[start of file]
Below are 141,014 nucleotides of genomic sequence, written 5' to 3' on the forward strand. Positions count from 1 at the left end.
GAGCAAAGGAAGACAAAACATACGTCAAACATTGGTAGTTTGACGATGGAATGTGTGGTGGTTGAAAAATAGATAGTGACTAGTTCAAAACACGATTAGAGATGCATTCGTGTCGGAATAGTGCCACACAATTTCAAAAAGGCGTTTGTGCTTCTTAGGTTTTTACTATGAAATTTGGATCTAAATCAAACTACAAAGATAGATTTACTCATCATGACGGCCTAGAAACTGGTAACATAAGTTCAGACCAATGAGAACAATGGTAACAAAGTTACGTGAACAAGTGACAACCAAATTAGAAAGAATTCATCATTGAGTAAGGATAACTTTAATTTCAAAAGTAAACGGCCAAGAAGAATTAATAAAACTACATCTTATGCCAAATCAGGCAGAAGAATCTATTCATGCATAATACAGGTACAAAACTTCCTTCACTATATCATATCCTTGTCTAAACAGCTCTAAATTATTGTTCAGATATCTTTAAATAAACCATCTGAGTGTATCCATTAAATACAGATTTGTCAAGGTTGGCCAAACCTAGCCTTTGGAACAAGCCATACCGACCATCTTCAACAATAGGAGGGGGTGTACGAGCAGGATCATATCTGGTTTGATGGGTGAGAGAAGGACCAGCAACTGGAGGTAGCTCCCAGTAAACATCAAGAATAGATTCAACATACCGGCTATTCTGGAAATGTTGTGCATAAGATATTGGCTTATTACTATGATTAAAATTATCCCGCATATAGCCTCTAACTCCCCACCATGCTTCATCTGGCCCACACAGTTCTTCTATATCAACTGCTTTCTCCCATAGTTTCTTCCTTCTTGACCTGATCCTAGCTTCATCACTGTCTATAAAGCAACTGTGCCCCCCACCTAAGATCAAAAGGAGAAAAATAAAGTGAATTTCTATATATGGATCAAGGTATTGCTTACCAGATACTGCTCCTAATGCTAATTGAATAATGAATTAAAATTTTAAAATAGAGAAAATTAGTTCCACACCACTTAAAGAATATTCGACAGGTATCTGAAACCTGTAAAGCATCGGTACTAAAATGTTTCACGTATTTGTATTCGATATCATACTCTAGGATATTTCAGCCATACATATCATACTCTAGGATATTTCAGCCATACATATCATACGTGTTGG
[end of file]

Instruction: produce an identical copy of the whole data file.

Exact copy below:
Below are 141,014 nucleotides of genomic sequence, written 5' to 3' on the forward strand. Positions count from 1 at the left end.
GAGCAAAGGAAGACAAAACATACGTCAAACATTGGTAGTTTGACGATGGAATGTGTGGTGGTTGAAAAATAGATAGTGACTAGTTCAAAACACGATTAGAGATGCATTCGTGTCGGAATAGTGCCACACAATTTCAAAAAGGCGTTTGTGCTTCTTAGGTTTTTACTATGAAATTTGGATCTAAATCAAACTACAAAGATAGATTTACTCATCATGACGGCCTAGAAACTGGTAACATAAGTTCAGACCAATGAGAACAATGGTAACAAAGTTACGTGAACAAGTGACAACCAAATTAGAAAGAATTCATCATTGAGTAAGGATAACTTTAATTTCAAAAGTAAACGGCCAAGAAGAATTAATAAAACTACATCTTATGCCAAATCAGGCAGAAGAATCTATTCATGCATAATACAGGTACAAAACTTCCTTCACTATATCATATCCTTGTCTAAACAGCTCTAAATTATTGTTCAGATATCTTTAAATAAACCATCTGAGTGTATCCATTAAATACAGATTTGTCAAGGTTGGCCAAACCTAGCCTTTGGAACAAGCCATACCGACCATCTTCAACAATAGGAGGGGGTGTACGAGCAGGATCATATCTGGTTTGATGGGTGAGAGAAGGACCAGCAACTGGAGGTAGCTCCCAGTAAACATCAAGAATAGATTCAACATACCGGCTATTCTGGAAATGTTGTGCATAAGATATTGGCTTATTACTATGATTAAAATTATCCCGCATATAGCCTCTAACTCCCCACCATGCTTCATCTGGCCCACACAGTTCTTCTATATCAACTGCTTTCTCCCATAGTTTCTTCCTTCTTGACCTGATCCTAGCTTCATCACTGTCTATAAAGCAACTGTGCCCCCCACCTAAGATCAAAAGGAGAAAAATAAAGTGAATTTCTATATATGGATCAAGGTATTGCTTACCAGATACTGCTCCTAATGCTAATTGAATAATGAATTAAAATTTTAAAATAGAGAAAATTAGTTCCACACCACTTAAAGAATATTCGACAGGTATCTGAAACCTGTAAAGCATCGGTACTAAAATGTTTCACGTATTTGTATTCGATATCATACTCTAGGATATTTCAGCCATACATATCATACTCTAGGATATTTCAGCCATACATATCATACGTGTTGG